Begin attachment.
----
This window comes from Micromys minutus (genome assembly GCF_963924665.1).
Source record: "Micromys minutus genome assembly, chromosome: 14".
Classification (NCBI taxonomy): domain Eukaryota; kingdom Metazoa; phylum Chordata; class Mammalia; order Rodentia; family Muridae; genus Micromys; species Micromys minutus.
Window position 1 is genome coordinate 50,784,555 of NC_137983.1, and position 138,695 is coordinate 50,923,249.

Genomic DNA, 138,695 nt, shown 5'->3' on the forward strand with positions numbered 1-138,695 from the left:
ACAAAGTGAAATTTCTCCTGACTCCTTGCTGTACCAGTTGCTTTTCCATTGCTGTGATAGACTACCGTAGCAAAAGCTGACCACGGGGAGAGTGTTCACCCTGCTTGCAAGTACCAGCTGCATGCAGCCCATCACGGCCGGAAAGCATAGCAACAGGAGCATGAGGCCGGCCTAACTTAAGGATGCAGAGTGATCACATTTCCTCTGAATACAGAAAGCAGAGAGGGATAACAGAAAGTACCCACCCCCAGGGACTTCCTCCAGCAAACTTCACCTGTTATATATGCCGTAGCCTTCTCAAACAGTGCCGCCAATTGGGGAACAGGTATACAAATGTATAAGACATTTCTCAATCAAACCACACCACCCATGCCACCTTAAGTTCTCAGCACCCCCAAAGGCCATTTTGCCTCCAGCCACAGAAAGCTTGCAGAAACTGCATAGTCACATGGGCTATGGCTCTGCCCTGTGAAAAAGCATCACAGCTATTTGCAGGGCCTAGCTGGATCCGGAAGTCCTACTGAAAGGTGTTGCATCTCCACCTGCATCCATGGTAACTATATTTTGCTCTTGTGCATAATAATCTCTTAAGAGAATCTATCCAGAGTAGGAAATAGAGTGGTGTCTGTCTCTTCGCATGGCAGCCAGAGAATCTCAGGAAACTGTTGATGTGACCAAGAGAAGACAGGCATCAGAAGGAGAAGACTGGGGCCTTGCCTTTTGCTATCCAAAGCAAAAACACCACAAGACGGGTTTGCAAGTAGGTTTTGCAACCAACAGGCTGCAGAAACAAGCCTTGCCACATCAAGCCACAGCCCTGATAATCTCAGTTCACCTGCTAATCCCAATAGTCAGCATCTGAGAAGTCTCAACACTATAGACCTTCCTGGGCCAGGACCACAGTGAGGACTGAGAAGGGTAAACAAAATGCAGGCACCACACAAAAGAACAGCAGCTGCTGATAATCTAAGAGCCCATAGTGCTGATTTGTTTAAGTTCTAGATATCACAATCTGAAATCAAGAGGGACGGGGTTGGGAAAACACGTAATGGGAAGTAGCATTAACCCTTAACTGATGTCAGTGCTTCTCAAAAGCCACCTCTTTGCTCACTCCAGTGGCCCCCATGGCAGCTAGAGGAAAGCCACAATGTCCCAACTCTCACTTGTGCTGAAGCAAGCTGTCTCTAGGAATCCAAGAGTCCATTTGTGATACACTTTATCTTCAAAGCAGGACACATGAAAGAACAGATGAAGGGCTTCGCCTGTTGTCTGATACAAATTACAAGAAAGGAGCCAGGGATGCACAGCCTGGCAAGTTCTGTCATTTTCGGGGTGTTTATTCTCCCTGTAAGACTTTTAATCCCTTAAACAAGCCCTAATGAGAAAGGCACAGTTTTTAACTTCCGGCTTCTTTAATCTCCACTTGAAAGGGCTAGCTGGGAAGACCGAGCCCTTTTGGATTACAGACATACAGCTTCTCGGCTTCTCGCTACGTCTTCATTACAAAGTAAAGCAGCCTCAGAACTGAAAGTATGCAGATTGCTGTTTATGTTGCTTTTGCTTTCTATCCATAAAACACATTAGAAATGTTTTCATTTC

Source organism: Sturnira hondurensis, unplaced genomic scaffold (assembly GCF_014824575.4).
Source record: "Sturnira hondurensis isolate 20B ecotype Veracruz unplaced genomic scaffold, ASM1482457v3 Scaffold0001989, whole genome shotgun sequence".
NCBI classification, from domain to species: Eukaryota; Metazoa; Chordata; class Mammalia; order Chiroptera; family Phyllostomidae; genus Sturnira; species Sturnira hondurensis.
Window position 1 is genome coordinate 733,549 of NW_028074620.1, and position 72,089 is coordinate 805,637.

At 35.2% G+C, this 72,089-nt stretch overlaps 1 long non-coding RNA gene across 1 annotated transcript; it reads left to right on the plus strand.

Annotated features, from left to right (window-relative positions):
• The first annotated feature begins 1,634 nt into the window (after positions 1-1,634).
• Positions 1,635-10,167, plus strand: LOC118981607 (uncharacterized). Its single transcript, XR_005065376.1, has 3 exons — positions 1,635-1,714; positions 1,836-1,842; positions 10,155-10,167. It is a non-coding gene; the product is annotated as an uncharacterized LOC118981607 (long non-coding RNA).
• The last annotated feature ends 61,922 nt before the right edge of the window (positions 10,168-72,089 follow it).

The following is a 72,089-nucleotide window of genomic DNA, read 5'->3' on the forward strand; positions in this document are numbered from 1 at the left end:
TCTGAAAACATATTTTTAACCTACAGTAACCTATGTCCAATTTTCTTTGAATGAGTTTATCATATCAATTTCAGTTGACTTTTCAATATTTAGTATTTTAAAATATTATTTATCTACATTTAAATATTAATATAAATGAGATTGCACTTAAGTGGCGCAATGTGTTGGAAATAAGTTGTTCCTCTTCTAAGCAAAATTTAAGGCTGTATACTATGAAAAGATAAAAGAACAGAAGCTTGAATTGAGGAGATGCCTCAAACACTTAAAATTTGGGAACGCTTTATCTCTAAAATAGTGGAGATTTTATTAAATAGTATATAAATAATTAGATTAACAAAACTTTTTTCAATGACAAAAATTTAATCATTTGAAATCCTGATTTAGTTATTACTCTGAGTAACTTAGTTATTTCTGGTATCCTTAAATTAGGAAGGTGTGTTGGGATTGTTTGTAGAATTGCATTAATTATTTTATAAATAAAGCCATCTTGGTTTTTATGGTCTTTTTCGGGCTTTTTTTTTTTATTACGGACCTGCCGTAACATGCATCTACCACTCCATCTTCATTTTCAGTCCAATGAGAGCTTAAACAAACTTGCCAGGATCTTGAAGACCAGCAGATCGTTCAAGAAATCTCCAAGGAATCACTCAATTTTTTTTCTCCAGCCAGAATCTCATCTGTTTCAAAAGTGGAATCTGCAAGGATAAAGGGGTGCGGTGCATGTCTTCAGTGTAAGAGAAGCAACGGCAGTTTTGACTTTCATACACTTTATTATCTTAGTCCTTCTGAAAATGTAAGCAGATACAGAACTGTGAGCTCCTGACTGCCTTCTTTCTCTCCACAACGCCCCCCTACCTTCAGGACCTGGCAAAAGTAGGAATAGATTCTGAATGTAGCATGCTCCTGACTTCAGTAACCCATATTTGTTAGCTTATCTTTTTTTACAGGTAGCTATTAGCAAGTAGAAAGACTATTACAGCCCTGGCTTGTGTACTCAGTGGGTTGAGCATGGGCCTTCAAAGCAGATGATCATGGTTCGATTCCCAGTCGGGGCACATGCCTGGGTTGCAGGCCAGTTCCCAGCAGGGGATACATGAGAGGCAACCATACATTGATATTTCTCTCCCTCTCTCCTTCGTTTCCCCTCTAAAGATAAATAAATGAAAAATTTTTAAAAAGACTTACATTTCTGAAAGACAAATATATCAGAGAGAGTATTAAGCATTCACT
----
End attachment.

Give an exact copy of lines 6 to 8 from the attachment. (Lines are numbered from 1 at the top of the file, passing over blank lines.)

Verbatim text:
ACAAAGTGAAATTTCTCCTGACTCCTTGCTGTACCAGTTGCTTTTCCATTGCTGTGATAGACTACCGTAGCAAAAGCTGACCACGGGGAGAGTGTTCACCCTGCTTGCAAGTACCAGCTGCATGCAGCCCATCACGGCCGGAAAGCATAGCAACAGGAGCATGAGGCCGGCCTAACTTAAGGATGCAGAGTGATCACATTTCCTCTGAATACAGAAAGCAGAGAGGGATAACAGAAAGTACCCACCCCCAGGGACTTCCTCCAGCAAACTTCACCTGTTATATATGCCGTAGCCTTCTCAAACAGTGCCGCCAATTGGGGAACAGGTATACAAATGTATAAGACATTTCTCAATCAAACCACACCACCCATGCCACCTTAAGTTCTCAGCACCCCCAAAGGCCATTTTGCCTCCAGCCACAGAAAGCTTGCAGAAACTGCATAGTCACATGGGCTATGGCTCTGCCCTGTGAAAAAGCATCACAGCTATTTGCAGGGCCTAGCTGGATCCGGAAGTCCTACTGAAAGGTGTTGCATCTCCACCTGCATCCATGGTAACTATATTTTGCTCTTGTGCATAATAATCTCTTAAGAGAATCTATCCAGAGTAGGAAATAGAGTGGTGTCTGTCTCTTCGCATGGCAGCCAGAGAATCTCAGGAAACTGTTGATGTGACCAAGAGAAGACAGGCATCAGAAGGAGAAGACTGGGGCCTTGCCTTTTGCTATCCAAAGCAAAAACACCACAAGACGGGTTTGCAAGTAGGTTTTGCAACCAACAGGCTGCAGAAACAAGCCTTGCCACATCAAGCCACAGCCCTGATAATCTCAGTTCACCTGCTAATCCCAATAGTCAGCATCTGAGAAGTCTCAACACTATAGACCTTCCTGGGCCAGGACCACAGTGAGGACTGAGAAGGGTAAACAAAATGCAGGCACCACACAAAAGAACAGCAGCTGCTGATAATCTAAGAGCCCATAGTGCTGATTTGTTTAAGTTCTAGATATCACAATCTGAAATCAAGAGGGACGGGGTTGGGAAAACACGTAATGGGAAGTAGCATTAACCCTTAACTGATGTCAGTGCTTCTCAAAAGCCACCTCTTTGCTCACTCCAGTGGCCCCCATGGCAGCTAGAGGAAAGCCACAATGTCCCAACTCTCACTTGTGCTGAAGCAAGCTGTCTCTAGGAATCCAAGAGTCCATTTGTGATACACTTTATCTTCAAAGCAGGACACATGAAAGAACAGATGAAGGGCTTCGCCTGTTGTCTGATACAAATTACAAGAAAGGAGCCAGGGATGCACAGCCTGGCAAGTTCTGTCATTTTCGGGGTGTTTATTCTCCCTGTAAGACTTTTAATCCCTTAAACAAGCCCTAATGAGAAAGGCACAGTTTTTAACTTCCGGCTTCTTTAATCTCCACTTGAAAGGGCTAGCTGGGAAGACCGAGCCCTTTTGGATTACAGACATACAGCTTCTCGGCTTCTCGCTACGTCTTCATTACAAAGTAAAGCAGCCTCAGAACTGAAAGTATGCAGATTGCTGTTTATGTTGCTTTTGCTTTCTATCCATAAAACACATTAGAAATGTTTTCATTTC

Source organism: Sturnira hondurensis, unplaced genomic scaffold (assembly GCF_014824575.4).
Source record: "Sturnira hondurensis isolate 20B ecotype Veracruz unplaced genomic scaffold, ASM1482457v3 Scaffold0001989, whole genome shotgun sequence".